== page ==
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What is a school psychologist?

School psychologists have specialized training in both psychology and education to team with educators, parents, and other mental health professionals to ensure that every child learns in a safe, healthy, and supportive environment. This is achieved as they utilize their understanding of school systems, effective teaching, and successful learning.

School psychologists are trained in areas of mental health, child development, school organization, behavior, and motivation. In order to become a school psychologist in New York State one must be certified or licensed by the State Education Department. School psychologists training consists of a minimum of 60 graduate semester hours including an internship, which is 1 year in duration.

What do school psychologists do?

School Psychologists work at adapting their skills in meeting the needs of children. They are usually involved in providing these services:

Consultation

School psychologists serve as consultants when they

  • provide strategies and alternatives to teachers about problems in learning and behavior
  • help others in facilitating understanding of child development and how it affects learning and behavior
  • contribute to working relationships between educators, parents, and community services

Assessment

School Psychologists serve in the capacity of assessing children when they use a wide variety of techniques at an individual, group, and systems level to evaluate academic skills, learning aptitudes, personality, emotional development, social skills, learning environments, and eligibility for special education.

Intervention

School Psychologist serve as key facilitators in developing interventions when they

  • work face-to-face with children and families
  • help solve conflicts and problems in learning and adjustment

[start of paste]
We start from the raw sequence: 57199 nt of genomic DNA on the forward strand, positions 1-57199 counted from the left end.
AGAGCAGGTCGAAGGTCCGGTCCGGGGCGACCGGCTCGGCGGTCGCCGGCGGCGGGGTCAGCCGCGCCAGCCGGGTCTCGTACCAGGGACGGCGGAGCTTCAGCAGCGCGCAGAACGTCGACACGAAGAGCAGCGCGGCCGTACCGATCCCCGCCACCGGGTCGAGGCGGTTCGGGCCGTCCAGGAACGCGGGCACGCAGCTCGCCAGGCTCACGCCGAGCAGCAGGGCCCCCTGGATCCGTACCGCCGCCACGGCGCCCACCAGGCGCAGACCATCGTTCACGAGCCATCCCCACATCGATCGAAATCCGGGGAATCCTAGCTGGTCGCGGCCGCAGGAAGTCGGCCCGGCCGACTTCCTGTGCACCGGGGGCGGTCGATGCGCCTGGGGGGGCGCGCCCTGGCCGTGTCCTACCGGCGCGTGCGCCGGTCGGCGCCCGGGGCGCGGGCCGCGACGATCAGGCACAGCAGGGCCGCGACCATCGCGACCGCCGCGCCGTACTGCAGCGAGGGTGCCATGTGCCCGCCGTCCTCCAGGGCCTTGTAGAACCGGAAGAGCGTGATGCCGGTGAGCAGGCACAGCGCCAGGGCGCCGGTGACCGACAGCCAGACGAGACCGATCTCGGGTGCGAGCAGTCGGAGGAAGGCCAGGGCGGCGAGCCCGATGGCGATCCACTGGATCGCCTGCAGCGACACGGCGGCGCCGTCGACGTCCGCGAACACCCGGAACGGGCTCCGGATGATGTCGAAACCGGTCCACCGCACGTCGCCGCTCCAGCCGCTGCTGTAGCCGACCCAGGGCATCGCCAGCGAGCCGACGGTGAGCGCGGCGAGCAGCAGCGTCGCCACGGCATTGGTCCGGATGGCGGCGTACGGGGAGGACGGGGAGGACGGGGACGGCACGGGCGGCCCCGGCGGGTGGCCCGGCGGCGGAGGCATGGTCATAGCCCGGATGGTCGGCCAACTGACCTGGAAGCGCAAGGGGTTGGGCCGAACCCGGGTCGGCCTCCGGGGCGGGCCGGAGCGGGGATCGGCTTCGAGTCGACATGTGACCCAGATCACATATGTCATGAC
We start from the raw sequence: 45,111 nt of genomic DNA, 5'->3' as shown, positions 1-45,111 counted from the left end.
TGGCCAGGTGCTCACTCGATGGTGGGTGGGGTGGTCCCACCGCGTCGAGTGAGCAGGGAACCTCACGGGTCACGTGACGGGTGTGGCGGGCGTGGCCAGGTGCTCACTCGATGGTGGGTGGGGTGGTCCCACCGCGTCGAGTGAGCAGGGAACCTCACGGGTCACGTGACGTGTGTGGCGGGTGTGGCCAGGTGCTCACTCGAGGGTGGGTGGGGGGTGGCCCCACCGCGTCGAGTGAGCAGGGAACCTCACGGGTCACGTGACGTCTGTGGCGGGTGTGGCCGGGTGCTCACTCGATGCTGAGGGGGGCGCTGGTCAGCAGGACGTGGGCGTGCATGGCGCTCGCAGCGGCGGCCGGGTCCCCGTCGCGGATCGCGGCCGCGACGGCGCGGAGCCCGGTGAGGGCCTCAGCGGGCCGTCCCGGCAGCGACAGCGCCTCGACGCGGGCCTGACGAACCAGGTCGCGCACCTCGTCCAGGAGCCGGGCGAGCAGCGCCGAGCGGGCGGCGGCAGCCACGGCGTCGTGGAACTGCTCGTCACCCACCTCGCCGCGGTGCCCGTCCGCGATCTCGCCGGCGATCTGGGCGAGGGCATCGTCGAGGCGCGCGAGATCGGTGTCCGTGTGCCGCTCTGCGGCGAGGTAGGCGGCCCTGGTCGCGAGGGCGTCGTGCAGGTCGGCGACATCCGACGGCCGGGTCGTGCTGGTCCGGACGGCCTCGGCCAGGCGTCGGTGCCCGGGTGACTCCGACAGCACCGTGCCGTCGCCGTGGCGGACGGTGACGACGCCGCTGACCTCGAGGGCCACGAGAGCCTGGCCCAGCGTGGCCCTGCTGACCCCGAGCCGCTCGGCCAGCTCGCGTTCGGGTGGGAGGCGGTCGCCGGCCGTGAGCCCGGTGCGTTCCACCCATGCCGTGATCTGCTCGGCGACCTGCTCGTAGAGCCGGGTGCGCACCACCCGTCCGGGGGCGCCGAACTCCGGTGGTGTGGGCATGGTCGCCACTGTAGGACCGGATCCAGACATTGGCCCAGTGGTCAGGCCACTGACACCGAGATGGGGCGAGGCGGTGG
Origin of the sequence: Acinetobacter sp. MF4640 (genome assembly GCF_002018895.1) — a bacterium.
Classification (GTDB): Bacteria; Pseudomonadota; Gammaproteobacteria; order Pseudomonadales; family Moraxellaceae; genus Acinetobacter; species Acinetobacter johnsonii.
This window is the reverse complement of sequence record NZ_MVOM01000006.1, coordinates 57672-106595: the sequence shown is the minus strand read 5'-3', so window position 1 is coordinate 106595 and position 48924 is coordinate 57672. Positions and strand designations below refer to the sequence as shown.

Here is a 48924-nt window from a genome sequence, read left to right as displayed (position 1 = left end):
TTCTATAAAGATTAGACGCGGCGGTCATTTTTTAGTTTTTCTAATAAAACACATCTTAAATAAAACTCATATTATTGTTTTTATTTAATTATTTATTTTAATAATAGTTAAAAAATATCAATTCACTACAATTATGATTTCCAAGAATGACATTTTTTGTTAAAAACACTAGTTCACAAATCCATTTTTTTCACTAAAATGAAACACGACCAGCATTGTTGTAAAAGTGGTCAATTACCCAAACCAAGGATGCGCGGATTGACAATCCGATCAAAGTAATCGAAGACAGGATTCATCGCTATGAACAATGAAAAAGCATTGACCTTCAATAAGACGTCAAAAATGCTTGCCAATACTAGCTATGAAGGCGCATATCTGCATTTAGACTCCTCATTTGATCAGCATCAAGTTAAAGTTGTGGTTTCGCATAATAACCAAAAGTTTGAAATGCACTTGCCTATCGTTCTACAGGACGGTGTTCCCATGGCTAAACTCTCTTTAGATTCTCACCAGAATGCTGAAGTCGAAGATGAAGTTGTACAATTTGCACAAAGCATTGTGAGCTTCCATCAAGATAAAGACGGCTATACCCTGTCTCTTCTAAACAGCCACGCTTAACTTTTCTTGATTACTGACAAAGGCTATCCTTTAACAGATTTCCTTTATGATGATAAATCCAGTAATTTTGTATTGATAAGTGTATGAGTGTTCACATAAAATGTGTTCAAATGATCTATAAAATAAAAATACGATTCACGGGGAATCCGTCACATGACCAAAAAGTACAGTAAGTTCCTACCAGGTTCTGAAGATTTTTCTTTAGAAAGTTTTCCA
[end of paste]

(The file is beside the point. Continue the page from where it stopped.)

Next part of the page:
• provide psychological counseling
  • provide social skills training, behavior management, and other strategies.
  • help families and school deal with crises, such as separation and loss.

Prevention

School Psychologist serve as agents of prevention when they

  • identify potential learning difficulties
  • design programs for children at risk of failure
  • provide parents and teachers with the skills to cope with disruptive behavior
  • help foster tolerance, understanding, and appreciation of diversity in the school community
  • develop school-wide initiatives to make schools safer and more effective.

Research and Planning

School Psychologists are involved in research and planning when they

  • evaluate the effectiveness of academic programs
  • generate new knowledge about learning and behavior
  • contribute to planning and evaluating school-wide reform and restructuring

Health Care Provision

School Psychologists are involved in providing mental health services when they

  • collaborate with school and community-based personnel
  • work with children and families to provide integrated community services focusing on psychological wellness
  • developing partnerships with parents and teachers in order to help facilitate healthy school environments

Where Do School Psychologists work?

Most school psychologists are employed in public schools, but they also may work in private schools, health centers, clinics and hospitals, private practice, and in college or university settings. The following presentation was presented to the Spackenkill Board of Education in 2016 regarding the role of the psychologists and social workers in our district. 

Role of Psychologists and Social Workers



Where Can I Learn More About School Psychologists and Obtain School Psychology Resources?


Helpful Resources for Mental Health
National Alliance for the Mentally Ill  www.NAMI.org
Dutchess County Department of Community and Family Services http://co.dutchess.ny.us/countygov/departments/socialservices/ssindex.htm 
American Academy of Child and Adolescent Psychiatry www.aacap.org
National Mental Health Association  www.nmha.org 
National Mental Health Consumers' Self Help Clearinghouse  www.mhselfhelp.org 
Substance Abuse and Mental Health Services Administration  http://www.mentalhealth.org